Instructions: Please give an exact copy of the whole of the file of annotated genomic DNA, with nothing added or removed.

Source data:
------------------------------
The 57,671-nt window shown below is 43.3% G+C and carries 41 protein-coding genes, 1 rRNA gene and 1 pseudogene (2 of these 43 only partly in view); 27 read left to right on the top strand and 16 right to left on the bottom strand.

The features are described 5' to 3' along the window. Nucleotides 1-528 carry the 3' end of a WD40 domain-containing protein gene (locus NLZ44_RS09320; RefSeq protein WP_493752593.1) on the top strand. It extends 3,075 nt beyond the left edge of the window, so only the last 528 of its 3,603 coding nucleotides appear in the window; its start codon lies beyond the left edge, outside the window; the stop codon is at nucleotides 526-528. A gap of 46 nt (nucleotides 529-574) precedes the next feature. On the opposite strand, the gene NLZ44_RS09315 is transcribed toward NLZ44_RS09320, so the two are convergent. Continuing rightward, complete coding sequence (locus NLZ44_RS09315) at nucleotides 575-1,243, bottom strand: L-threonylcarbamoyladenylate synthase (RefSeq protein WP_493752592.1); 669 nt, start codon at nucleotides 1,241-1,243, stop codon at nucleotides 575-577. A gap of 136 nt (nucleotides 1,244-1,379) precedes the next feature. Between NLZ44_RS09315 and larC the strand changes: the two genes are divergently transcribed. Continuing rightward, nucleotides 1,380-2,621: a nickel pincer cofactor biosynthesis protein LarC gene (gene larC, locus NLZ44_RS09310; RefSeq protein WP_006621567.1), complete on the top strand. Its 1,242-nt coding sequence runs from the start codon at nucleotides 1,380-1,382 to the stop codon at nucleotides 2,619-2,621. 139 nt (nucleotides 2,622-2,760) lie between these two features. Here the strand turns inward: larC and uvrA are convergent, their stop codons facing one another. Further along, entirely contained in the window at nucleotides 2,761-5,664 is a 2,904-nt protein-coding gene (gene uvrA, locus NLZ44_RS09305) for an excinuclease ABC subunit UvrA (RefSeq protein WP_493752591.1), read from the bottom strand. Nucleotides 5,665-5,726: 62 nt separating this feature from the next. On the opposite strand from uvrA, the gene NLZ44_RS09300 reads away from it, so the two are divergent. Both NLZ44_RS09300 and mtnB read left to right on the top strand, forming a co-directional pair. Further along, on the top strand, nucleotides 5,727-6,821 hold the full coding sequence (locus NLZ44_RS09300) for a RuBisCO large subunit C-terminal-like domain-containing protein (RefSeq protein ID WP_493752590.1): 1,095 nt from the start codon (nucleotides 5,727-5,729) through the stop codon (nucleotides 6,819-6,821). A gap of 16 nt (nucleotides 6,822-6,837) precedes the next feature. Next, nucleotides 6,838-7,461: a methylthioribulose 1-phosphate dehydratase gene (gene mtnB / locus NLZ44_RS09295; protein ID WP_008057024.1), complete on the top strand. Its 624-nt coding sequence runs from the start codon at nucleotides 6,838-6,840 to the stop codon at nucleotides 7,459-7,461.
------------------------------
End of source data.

The 57,671-nt window shown below is 43.3% G+C and carries 41 protein-coding genes, 1 rRNA gene and 1 pseudogene (2 of these 43 only partly in view); 27 read left to right on the top strand and 16 right to left on the bottom strand.

The features are described 5' to 3' along the window. Nucleotides 1-528 carry the 3' end of a WD40 domain-containing protein gene (locus NLZ44_RS09320; RefSeq protein WP_493752593.1) on the top strand. It extends 3,075 nt beyond the left edge of the window, so only the last 528 of its 3,603 coding nucleotides appear in the window; its start codon lies beyond the left edge, outside the window; the stop codon is at nucleotides 526-528. A gap of 46 nt (nucleotides 529-574) precedes the next feature. On the opposite strand, the gene NLZ44_RS09315 is transcribed toward NLZ44_RS09320, so the two are convergent. Continuing rightward, complete coding sequence (locus NLZ44_RS09315) at nucleotides 575-1,243, bottom strand: L-threonylcarbamoyladenylate synthase (RefSeq protein WP_493752592.1); 669 nt, start codon at nucleotides 1,241-1,243, stop codon at nucleotides 575-577. A gap of 136 nt (nucleotides 1,244-1,379) precedes the next feature. Between NLZ44_RS09315 and larC the strand changes: the two genes are divergently transcribed. Continuing rightward, nucleotides 1,380-2,621: a nickel pincer cofactor biosynthesis protein LarC gene (gene larC, locus NLZ44_RS09310; RefSeq protein WP_006621567.1), complete on the top strand. Its 1,242-nt coding sequence runs from the start codon at nucleotides 1,380-1,382 to the stop codon at nucleotides 2,619-2,621. 139 nt (nucleotides 2,622-2,760) lie between these two features. Here the strand turns inward: larC and uvrA are convergent, their stop codons facing one another. Further along, entirely contained in the window at nucleotides 2,761-5,664 is a 2,904-nt protein-coding gene (gene uvrA, locus NLZ44_RS09305) for an excinuclease ABC subunit UvrA (RefSeq protein WP_493752591.1), read from the bottom strand. Nucleotides 5,665-5,726: 62 nt separating this feature from the next. On the opposite strand from uvrA, the gene NLZ44_RS09300 reads away from it, so the two are divergent. Both NLZ44_RS09300 and mtnB read left to right on the top strand, forming a co-directional pair. Further along, on the top strand, nucleotides 5,727-6,821 hold the full coding sequence (locus NLZ44_RS09300) for a RuBisCO large subunit C-terminal-like domain-containing protein (RefSeq protein ID WP_493752590.1): 1,095 nt from the start codon (nucleotides 5,727-5,729) through the stop codon (nucleotides 6,819-6,821). A gap of 16 nt (nucleotides 6,822-6,837) precedes the next feature. Next, nucleotides 6,838-7,461: a methylthioribulose 1-phosphate dehydratase gene (gene mtnB / locus NLZ44_RS09295; protein ID WP_008057024.1), complete on the top strand. Its 624-nt coding sequence runs from the start codon at nucleotides 6,838-6,840 to the stop codon at nucleotides 7,459-7,461.